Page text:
Beating Phone Rage with Care

Filed under - Call Centre Life,

According to research, centralised call centres now rate above rush-hour traffic and delayed trains as the UK’s most stressful daily experience. The average person now spends the equivalent of an entire working week on telephone administration so the need to turn this result around quickly is real.

Top of the list of frustrations is “being passed from pillar to post”, being cut-off before resolution and being kept on hold for lengthy periods – which further research from analyst group Mintel suggests can be up to around 15 minutes.

More than 8 million people – around 14 percent of the UK’s population – use call centres every day and the number of call centres has doubled in the last ten years. With such increasing competition – and need to attract and retain such high volumes of callers – there has never been a more pressing time to invest in ensuring a positive experience for each customer.

The Future Foundation said: “We are all doing as much as we can, as fast as we can, often juggling more than one thing so as to meet deadlines and not let others down. We expect our service providers to provide service with the same speed and efficiency that we give to others. When this doesn’t happen, we feel angry, frustrated and let down.”

For those who survive the journey…

In its own research, Mintel reported 33 percent of respondents admitted they had been so frustrated by call centre  systems that they had hung up before even reaching an operator. So imagine how riled those who stay on the line are going to be by the time you take their calls to deal with their requests.

You will need to diffuse this anger before anything positive can come of the call. This is where C.A.R.E. comes in – Consideration, Active listening, Responsiveness, Empathy. We have used this model extensively throughout call centres to improve call effectiveness and customer satisfaction.

CARE is all about demonstrating to the customer that you understand their situation and effectively meet their needs. Consideration and empathy demonstrate your understanding and build rapport.

Consideration is about demonstrating that you value the customer and treat them as an individual.  An organisation can show consideration through the waiting message before the customer even gets to speak to a call centre member of staff. Customers may view statements such as: “We are experiencing a high volume of calls at the moment,” as just an excuse.

Information the customer enters into their telephone keypad, used appropriately, also reduces frustration and can create rapport. For example, if a customer enters their account number, the system should display the customer’s name and account number in front of the adviser who takes the call.

The adviser can then greet the customer by name which will generate rapport – asking the customer to repeat the account number is likely to increase frustration.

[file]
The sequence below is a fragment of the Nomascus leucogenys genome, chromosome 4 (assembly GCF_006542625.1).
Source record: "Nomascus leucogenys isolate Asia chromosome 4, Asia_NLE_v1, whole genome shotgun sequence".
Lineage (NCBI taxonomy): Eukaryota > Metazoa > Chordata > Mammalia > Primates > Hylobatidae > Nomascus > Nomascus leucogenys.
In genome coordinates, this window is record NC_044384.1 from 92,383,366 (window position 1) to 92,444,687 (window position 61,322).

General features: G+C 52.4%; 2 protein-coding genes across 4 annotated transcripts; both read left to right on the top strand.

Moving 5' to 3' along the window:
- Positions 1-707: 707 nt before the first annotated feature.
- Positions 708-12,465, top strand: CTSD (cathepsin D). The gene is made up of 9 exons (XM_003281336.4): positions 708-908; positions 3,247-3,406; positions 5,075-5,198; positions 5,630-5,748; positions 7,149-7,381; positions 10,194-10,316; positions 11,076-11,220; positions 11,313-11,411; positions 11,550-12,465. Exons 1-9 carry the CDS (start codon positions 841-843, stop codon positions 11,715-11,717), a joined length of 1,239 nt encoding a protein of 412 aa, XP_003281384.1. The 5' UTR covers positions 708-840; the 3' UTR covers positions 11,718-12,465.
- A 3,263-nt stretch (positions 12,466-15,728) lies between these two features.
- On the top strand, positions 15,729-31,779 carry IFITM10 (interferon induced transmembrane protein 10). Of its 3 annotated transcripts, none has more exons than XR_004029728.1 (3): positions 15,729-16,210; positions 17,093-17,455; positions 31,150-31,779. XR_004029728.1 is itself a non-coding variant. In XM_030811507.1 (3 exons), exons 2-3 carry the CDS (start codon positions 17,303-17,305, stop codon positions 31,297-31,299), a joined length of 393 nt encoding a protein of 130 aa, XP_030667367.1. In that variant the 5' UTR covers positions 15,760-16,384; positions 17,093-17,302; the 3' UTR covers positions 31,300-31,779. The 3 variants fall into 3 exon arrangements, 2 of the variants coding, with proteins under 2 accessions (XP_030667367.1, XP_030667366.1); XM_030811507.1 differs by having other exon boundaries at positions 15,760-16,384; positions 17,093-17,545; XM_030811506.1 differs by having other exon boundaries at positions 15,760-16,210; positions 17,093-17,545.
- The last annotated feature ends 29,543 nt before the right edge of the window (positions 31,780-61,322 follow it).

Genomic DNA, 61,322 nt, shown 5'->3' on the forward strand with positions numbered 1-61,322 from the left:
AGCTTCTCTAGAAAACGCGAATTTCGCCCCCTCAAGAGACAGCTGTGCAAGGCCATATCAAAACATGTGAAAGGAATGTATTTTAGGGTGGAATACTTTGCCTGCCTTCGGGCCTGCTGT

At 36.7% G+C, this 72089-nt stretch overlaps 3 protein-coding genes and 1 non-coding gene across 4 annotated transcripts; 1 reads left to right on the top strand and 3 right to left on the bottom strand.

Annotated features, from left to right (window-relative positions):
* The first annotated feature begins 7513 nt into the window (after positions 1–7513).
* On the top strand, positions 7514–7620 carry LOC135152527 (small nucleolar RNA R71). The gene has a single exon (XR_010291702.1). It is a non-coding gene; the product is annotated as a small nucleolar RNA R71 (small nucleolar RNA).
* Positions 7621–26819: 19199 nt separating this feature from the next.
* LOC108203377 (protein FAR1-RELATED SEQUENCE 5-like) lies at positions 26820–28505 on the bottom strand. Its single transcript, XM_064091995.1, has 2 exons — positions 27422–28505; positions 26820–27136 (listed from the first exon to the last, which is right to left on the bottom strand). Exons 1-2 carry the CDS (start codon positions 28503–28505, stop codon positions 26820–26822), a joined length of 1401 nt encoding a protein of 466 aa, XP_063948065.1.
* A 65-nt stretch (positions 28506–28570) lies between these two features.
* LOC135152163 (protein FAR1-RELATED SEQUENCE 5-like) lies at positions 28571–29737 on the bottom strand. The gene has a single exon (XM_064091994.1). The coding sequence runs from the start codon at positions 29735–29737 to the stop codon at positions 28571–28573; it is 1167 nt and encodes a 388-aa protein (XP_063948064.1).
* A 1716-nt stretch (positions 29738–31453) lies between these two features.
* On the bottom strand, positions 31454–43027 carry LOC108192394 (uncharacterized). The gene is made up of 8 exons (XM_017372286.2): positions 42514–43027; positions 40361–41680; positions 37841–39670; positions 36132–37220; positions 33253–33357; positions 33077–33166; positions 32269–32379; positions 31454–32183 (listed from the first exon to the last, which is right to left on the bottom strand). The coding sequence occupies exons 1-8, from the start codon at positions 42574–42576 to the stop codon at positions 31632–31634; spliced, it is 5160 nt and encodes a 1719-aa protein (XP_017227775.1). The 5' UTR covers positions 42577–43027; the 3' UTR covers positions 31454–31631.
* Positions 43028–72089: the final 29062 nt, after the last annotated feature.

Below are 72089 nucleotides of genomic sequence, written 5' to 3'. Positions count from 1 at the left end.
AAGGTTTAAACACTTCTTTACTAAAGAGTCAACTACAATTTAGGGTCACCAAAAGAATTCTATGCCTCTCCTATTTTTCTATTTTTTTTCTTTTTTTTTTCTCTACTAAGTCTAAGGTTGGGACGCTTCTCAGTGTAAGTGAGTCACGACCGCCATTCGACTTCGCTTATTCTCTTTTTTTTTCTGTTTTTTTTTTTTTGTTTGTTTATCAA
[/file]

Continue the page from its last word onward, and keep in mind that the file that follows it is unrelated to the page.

Apologising for the delay is the first step but you don’t want to overdo it – too much apologising can be worse than none at all. A far better approach is to move quickly and swiftly on to dealing with the customer’s needs straightaway: “I apologise for your wait Mr Smith. How can I help you today?”

Displaying Empathy is also part of demonstrating understanding of a customer’s situation. Empathy is about showing that you recognise how the customer is feeling and can put yourself in their shoes, even if you don’t agree with the cause of
their complaint or can do nothing about it.


“I know it’s frustrating to wait in a queue; let me process your request right away,” or: “It’s disappointing when we don’t get things right first time. May I suggest that I ask the account manager to come and meet with you?” This demonstrates empathy and a willingness to take some action that will make the customer experience more pleasant in the future.

This is also part of the Responsiveness call centre staff need to show. Wherever possible, staff need to offer useful answers and solutions to problems, ask the customer for any ideas or suggestions and offer to do something for the customer that goes beyond their expectations.

Pre-empting a customer request is responsiveness at its best – for example if an upset customer is considering asking to speak to a manager, offering them that opportunity before they request it can go a long way to alleviating their negative feelings.

Responding effectively means Actively listening to pick up on what the customer is really saying. This includes reflecting the customer’s words back to them, asking questions instead of making assumptions and using an alert and enthusiastic tone of voice.

These four simple steps of CARE can go a long way to alleviating the frustration of working in the call centre industry and result in a more pleasant experience for your customer. Which, in turn, means a more positive experience for you.

The UK’s call centre industry now employs more than 800,000 people. It’s time to make a concerted effort to improve the customers’ experience, the industry’s reputation and own enjoyment of our careers.

This article was written by Annalize Cuthill, commercial director of Skill4. Skill4 is a dynamic company providing skill development solutions for call/contact centres and the retail sector.

Author: Jonty Pearce

Published On: 9th Nov 2005 - Last modified: 13th Dec 2016
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  • Excellent article on “Handling Angry Customers” I am planning to use some of your suggestions with my classes. It was short and right to the point.
    Thanak you

    Chandra 11 Jan at 15:33
  • these are the greatest suggestions I’ve ever had heard, thank you very much for this.

    khris 24 Aug at 15:20